Pippa 'hopes to do Coast to Coast'
Coast to Coast creator Robin Judkins is "very excited" at the prospect of Pippa Middleton doing the multisport event and says nine-times winner Steve Gurney has offered to train her.
In a blog on The Spectator, Middleton reveals she has set her sights on doing the famous South Island race in February.
She says it will be a reason for her to lay off the food and drink over the Christmas break.
"Next year I am hoping to do the Coast to Coast in New Zealand, which is a triathlon (running, cycling and kayaking) from the South Island to Sumner Beach on the Pacific," she said.
Judkins said he would save Middleton a place.
"I think she's got the right background and be right up to the challenge. If she wants to do it, we'll make sure she finishes."
He said the race was popular in England.
"Two years ago we got more entries from the UK then we did from Australia,'' he said.
"I'm not surprised she has heard of the best race in the world and wants to take part."
Gurney, a Christchurch multisport legend, had offered to train Middleton and race alongside her.
"He's volunteered to run with her during the event and look after her," Judkins said.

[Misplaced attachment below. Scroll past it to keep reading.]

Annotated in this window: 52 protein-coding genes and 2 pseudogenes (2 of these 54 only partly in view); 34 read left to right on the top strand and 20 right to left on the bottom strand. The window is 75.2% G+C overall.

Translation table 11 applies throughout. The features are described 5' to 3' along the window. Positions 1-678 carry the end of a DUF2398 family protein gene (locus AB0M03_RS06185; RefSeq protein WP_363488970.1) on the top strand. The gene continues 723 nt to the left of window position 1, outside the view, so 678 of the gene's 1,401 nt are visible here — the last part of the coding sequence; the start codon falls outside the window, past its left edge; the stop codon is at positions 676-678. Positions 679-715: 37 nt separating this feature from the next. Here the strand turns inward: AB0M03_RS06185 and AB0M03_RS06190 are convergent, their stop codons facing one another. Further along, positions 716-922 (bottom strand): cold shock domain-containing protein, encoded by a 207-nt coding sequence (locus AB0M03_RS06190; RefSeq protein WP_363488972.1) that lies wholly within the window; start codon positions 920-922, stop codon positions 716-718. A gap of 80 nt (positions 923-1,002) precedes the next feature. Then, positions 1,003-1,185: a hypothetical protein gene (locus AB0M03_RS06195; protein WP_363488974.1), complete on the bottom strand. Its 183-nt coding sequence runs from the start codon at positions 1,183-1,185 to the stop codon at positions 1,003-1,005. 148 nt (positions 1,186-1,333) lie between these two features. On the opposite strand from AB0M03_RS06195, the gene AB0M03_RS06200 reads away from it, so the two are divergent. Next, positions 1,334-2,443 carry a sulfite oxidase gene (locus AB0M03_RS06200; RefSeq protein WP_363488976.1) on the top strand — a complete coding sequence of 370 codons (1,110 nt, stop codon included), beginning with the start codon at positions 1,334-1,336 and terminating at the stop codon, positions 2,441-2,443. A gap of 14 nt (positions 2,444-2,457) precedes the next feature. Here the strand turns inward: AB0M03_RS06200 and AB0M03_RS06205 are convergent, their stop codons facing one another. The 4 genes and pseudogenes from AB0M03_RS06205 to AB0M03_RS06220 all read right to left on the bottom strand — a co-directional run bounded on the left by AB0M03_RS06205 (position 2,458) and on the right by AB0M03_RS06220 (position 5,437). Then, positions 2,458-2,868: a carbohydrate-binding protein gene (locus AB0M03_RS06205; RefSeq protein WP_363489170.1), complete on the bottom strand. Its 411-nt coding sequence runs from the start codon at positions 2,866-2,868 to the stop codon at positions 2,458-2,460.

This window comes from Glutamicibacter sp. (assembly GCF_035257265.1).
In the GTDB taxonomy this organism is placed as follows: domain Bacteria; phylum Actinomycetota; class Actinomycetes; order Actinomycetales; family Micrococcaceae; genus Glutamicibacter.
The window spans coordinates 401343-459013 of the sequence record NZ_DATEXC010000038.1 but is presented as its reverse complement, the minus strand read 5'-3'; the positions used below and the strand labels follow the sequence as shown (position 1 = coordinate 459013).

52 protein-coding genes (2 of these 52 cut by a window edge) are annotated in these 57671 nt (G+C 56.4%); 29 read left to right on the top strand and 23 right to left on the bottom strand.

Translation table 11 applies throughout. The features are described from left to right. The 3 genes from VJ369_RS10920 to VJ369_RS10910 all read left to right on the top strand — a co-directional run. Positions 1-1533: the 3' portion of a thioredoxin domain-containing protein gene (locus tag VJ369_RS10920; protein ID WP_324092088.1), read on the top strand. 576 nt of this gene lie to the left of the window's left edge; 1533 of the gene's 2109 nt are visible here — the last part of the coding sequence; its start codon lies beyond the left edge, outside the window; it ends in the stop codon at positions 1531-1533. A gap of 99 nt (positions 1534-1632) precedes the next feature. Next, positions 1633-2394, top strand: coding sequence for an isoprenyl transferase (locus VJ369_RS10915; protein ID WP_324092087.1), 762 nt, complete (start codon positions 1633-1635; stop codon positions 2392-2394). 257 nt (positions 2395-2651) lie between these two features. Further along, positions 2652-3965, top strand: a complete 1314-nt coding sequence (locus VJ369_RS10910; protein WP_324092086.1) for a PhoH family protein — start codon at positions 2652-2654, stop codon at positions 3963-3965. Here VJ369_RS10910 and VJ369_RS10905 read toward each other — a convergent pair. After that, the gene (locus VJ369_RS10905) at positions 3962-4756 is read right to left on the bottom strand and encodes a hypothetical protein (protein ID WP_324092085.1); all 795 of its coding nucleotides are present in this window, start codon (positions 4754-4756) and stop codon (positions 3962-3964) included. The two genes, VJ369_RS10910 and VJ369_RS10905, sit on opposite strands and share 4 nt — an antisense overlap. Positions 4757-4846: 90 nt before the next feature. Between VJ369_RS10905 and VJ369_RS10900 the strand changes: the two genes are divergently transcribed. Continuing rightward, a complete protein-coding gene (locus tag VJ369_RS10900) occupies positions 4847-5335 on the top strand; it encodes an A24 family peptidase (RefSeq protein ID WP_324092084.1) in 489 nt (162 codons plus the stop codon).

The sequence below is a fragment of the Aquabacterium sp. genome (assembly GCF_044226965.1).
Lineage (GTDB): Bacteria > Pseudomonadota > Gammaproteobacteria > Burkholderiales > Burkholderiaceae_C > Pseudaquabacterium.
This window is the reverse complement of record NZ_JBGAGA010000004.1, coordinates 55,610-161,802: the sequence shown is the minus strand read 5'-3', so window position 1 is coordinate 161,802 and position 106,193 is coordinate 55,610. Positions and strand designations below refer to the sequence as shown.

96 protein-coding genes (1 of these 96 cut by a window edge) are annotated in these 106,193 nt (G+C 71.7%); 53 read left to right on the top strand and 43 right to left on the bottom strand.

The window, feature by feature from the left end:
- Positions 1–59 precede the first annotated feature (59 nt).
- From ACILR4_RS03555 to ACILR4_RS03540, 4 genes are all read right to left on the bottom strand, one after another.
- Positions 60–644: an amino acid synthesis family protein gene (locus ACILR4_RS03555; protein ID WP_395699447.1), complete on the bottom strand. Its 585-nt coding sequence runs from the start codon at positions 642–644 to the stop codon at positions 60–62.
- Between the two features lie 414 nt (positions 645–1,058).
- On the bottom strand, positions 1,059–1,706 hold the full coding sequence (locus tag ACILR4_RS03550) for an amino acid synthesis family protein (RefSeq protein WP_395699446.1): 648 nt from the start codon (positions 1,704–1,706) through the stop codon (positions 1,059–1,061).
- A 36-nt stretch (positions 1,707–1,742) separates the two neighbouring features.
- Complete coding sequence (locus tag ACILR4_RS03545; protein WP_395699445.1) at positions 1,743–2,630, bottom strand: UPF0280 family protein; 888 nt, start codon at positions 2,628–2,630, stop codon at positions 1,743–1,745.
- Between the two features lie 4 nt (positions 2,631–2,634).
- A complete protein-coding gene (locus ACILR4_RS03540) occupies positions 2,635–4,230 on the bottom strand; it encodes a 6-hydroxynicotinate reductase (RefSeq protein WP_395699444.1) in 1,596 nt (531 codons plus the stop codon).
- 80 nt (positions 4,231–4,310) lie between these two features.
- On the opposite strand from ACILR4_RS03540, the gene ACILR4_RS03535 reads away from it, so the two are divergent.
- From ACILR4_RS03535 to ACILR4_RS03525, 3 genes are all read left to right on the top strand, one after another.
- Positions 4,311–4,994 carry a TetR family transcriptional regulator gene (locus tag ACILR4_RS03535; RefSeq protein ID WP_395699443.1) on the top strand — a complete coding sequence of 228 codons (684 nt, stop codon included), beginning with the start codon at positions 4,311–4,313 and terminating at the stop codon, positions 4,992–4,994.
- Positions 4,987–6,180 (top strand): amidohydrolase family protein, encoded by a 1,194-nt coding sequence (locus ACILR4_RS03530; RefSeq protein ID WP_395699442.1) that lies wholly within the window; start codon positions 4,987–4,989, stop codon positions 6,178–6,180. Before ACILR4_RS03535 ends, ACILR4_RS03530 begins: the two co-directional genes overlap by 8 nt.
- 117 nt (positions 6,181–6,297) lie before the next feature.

"Actually, I think there will be a lot of men offering to run with her. She's a beautiful woman."
Judkins joked that many men may run behind Middleton, who is famous for her derriere. "I'm sure some people might get out of the way to let her through."
The race runs across the South Island, starting at the Tasman Sea on the West Coast and finishing at Sumner Beach in Christchurch.
"It's in February, so I'd better hold back on the food and drink, starting now. Happy Christmas everyone," Middleton wrote.
After doing things like sailing the Atlantic to climbing Mt Blanc, Middleton said they were good challenges to provide some routine and discipline.
The Coast to Coast involves 140 kilometres of cycling, 36km of running and 67km of kayaking, and can be either a one-day or two-day event.
Top competitors take just under 11 hours to cover the 243km, while the slowest time recorded was 24 hours and 30 minutes.
Each year about 100 international competitors from about 15 countries enter.
- © Fairfax NZ News
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